The Murdoch Sting (mention)
- Julia goes to investigate who was staying in the room in which the picture was taken. There she finds another note, telling her to stop investigating or both will die. At the end of the episode, William proposes to her (yet again) and she declines and runs into her house crying.
- Murdoch, Ogden and Brackenreid investigate the possibility of Gillies being alive. Brackenreid receives a telegram from the constabulary informing him that a body was found down the river from where James Gillies threw himself off of. After Murdoch compared the bullet taken from the body from when Crabtree shot Gillies to the bullets from the guns used by the constabulary at station house four, Dr. Grace and Dr. Ogden did a partial facial reconstruction the body, revealing it to be Gillies, who is declared dead by the trio. Dr. Grace retrieves a bullet fired by Crabtree wounding Gillies that Murdoch matches to the rifle used, confirming the body is indeed James Gillies. Murdoch then deduces that Leslie Garland was the one who wrote those notes to Julia.
- Mr. Foley is an unwitting accomplice and James Gillies final victim.
- Gillies survived jumping off the bridge. As his face was severely deformed and living in chronic pain, he watched Murdoch and plotted his revenge – kidnapping Roland and forcing the crime of murder, but Murdoch shoots him with rubber bullet instead. Gillies finally hangs, with the Detective and Doctor as witnesses.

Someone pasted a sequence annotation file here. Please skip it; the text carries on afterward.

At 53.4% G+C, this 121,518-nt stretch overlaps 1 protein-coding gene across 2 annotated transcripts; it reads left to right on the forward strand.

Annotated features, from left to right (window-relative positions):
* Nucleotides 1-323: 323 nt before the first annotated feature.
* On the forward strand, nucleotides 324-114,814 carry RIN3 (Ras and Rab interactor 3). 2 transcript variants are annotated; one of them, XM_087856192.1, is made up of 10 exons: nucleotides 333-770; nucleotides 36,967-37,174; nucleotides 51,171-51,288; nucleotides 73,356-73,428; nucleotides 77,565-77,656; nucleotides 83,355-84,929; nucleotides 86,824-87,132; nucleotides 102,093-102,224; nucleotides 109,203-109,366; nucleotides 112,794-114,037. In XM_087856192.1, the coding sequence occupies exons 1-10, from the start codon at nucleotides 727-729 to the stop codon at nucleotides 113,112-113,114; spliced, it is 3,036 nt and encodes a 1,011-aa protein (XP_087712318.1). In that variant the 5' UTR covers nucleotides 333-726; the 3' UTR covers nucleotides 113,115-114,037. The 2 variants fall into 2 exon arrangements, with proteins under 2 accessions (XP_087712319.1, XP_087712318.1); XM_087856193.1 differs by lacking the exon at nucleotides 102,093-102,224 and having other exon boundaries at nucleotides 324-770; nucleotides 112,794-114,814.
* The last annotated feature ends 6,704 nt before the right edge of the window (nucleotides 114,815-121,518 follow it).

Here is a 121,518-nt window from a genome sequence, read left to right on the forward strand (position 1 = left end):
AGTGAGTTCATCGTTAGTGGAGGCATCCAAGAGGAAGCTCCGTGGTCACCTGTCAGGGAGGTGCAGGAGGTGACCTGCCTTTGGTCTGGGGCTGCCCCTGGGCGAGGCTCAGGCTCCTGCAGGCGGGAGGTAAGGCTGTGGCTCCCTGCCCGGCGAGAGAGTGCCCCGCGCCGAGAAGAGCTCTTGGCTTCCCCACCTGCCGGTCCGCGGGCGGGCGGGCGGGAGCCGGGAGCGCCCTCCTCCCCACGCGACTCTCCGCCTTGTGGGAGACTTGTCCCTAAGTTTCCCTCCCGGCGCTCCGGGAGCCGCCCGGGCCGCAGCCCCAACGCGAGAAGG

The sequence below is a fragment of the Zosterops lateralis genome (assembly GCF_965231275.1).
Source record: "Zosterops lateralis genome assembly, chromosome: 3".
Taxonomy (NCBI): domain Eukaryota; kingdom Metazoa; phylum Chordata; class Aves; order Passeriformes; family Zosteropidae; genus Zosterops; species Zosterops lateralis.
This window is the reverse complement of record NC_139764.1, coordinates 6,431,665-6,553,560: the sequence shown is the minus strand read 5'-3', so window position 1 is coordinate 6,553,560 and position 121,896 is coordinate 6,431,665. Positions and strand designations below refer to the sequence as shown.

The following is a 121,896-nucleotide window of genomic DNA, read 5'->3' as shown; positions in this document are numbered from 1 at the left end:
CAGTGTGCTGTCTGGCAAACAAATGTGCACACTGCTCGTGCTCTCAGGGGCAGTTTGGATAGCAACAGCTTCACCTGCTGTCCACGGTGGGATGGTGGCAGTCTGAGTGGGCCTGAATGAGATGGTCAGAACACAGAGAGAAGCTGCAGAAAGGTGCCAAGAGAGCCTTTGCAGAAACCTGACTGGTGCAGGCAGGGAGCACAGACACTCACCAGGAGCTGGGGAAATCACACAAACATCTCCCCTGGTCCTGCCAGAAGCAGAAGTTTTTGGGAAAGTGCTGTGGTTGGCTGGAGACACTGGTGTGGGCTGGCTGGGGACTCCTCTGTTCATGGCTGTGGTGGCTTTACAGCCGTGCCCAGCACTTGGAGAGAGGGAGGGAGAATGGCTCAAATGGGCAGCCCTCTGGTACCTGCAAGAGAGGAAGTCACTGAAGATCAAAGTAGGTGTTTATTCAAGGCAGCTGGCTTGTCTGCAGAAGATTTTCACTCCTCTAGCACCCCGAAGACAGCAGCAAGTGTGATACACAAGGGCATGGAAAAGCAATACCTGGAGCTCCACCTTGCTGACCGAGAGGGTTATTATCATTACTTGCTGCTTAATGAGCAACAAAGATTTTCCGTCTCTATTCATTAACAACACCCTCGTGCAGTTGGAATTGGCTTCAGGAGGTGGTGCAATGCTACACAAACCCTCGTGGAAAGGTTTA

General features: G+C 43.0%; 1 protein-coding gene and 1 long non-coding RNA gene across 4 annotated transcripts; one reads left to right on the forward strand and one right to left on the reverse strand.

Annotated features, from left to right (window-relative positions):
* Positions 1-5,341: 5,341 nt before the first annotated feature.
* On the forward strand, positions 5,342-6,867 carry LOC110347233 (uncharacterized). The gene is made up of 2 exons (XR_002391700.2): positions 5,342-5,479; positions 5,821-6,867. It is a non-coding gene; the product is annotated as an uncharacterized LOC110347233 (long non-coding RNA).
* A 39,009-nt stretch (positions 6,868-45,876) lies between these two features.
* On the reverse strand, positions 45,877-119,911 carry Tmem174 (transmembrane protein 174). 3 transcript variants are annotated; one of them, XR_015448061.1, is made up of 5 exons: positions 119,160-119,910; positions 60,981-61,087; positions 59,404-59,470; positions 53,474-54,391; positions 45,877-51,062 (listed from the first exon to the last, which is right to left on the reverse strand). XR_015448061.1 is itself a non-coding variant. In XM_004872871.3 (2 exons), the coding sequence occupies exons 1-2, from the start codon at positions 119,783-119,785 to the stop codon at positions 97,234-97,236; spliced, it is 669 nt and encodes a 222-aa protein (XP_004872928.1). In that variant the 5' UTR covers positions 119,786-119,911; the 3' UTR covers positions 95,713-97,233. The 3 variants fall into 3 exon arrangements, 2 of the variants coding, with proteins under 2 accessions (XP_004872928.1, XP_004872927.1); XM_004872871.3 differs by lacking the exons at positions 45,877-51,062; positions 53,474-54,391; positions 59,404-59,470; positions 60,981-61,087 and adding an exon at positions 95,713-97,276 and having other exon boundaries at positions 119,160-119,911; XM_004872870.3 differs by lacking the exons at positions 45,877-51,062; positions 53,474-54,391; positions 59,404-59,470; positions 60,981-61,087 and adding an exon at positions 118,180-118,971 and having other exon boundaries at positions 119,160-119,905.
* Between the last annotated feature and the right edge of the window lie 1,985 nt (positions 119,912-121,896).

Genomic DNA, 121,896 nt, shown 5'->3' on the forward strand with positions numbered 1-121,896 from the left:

- Ultimately, Dr. Ogden removes his brain for scientific study.
- James Gillies and Robert Perry are a take-off on the real crime duo of Nathan Leopold and Richard Loeb.
- Gillies' fans continued to speculate how his mastermind could have defy that death fall (ep.709), but the MM writers waited...until Season 10's The Devil Inside to reveal how. Now, some MM fans debate how he could have survived the hanging and Dr. Ogden's autopsy like the 'bad penny' that he has proven to be.
- Showrunner Mitchell has often said, "We don't always give the fans what they want." Often, when they do deliver, it is not the way fans expect.